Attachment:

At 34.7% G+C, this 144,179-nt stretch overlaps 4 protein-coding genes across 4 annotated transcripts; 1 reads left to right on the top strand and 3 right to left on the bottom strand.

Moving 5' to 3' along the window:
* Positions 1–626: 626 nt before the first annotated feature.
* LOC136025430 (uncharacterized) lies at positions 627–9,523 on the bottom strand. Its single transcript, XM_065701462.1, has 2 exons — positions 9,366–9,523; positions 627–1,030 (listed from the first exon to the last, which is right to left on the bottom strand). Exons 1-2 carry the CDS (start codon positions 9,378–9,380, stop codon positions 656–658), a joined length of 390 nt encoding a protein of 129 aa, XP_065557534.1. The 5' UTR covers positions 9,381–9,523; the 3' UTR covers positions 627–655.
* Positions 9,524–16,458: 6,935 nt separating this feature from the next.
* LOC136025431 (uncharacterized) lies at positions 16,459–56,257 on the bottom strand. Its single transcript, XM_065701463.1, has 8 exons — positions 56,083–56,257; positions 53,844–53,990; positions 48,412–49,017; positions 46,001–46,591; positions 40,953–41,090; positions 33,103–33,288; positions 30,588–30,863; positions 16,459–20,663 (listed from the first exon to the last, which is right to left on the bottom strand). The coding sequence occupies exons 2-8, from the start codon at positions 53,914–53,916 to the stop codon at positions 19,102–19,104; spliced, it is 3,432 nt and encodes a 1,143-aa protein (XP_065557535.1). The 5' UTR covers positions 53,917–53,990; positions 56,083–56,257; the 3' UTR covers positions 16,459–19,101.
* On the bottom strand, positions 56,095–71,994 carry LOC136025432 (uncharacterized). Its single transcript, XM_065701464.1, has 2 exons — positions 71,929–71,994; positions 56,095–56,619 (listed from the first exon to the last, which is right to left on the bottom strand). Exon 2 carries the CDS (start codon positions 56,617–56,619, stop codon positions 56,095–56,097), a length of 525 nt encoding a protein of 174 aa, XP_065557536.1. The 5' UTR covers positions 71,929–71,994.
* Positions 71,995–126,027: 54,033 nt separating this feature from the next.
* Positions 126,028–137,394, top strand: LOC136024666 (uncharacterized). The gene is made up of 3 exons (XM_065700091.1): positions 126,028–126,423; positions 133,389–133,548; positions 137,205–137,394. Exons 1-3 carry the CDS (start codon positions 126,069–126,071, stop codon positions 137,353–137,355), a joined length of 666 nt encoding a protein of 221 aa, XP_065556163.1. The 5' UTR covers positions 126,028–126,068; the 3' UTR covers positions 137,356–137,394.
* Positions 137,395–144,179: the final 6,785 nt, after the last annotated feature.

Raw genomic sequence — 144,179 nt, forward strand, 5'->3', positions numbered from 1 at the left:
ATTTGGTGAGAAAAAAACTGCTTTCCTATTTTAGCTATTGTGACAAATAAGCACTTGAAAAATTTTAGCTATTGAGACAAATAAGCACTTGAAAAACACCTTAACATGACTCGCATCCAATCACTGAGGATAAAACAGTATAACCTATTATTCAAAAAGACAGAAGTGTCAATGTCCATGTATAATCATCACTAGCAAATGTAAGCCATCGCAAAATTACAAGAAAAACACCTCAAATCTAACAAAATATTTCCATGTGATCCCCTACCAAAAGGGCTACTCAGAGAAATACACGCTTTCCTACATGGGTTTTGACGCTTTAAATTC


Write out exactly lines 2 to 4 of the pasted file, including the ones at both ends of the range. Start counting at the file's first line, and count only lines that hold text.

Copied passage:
Moving 5' to 3' along the window:
* Positions 1–626: 626 nt before the first annotated feature.
* LOC136025430 (uncharacterized) lies at positions 627–9,523 on the bottom strand. Its single transcript, XM_065701462.1, has 2 exons — positions 9,366–9,523; positions 627–1,030 (listed from the first exon to the last, which is right to left on the bottom strand). Exons 1-2 carry the CDS (start codon positions 9,378–9,380, stop codon positions 656–658), a joined length of 390 nt encoding a protein of 129 aa, XP_065557534.1. The 5' UTR covers positions 9,381–9,523; the 3' UTR covers positions 627–655.